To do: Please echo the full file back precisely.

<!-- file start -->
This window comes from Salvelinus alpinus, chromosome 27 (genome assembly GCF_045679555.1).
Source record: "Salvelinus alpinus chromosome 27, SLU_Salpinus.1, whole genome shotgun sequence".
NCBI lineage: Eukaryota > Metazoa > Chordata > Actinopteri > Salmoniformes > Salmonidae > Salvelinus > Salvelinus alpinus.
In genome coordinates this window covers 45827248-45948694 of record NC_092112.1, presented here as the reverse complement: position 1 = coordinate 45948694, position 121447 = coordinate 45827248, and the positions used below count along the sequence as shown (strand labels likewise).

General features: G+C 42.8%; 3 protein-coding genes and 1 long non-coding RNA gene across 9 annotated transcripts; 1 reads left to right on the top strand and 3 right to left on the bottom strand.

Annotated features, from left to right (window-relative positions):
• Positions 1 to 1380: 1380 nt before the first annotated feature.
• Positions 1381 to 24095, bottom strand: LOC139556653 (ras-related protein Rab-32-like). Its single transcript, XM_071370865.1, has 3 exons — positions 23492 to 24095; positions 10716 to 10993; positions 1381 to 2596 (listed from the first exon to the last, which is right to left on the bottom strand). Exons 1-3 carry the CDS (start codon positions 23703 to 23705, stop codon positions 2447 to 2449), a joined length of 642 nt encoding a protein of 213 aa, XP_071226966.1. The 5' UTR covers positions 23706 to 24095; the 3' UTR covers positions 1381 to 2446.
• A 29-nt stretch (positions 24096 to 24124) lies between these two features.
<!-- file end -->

This window comes from Salvelinus alpinus, chromosome 27 (genome assembly GCF_045679555.1).
Source record: "Salvelinus alpinus chromosome 27, SLU_Salpinus.1, whole genome shotgun sequence".
NCBI lineage: Eukaryota > Metazoa > Chordata > Actinopteri > Salmoniformes > Salmonidae > Salvelinus > Salvelinus alpinus.
In genome coordinates this window covers 45827248-45948694 of record NC_092112.1, presented here as the reverse complement: position 1 = coordinate 45948694, position 121447 = coordinate 45827248, and the positions used below count along the sequence as shown (strand labels likewise).

General features: G+C 42.8%; 3 protein-coding genes and 1 long non-coding RNA gene across 9 annotated transcripts; 1 reads left to right on the top strand and 3 right to left on the bottom strand.

Annotated features, from left to right (window-relative positions):
• Positions 1 to 1380: 1380 nt before the first annotated feature.
• Positions 1381 to 24095, bottom strand: LOC139556653 (ras-related protein Rab-32-like). Its single transcript, XM_071370865.1, has 3 exons — positions 23492 to 24095; positions 10716 to 10993; positions 1381 to 2596 (listed from the first exon to the last, which is right to left on the bottom strand). Exons 1-3 carry the CDS (start codon positions 23703 to 23705, stop codon positions 2447 to 2449), a joined length of 642 nt encoding a protein of 213 aa, XP_071226966.1. The 5' UTR covers positions 23706 to 24095; the 3' UTR covers positions 1381 to 2446.
• A 29-nt stretch (positions 24096 to 24124) lies between these two features.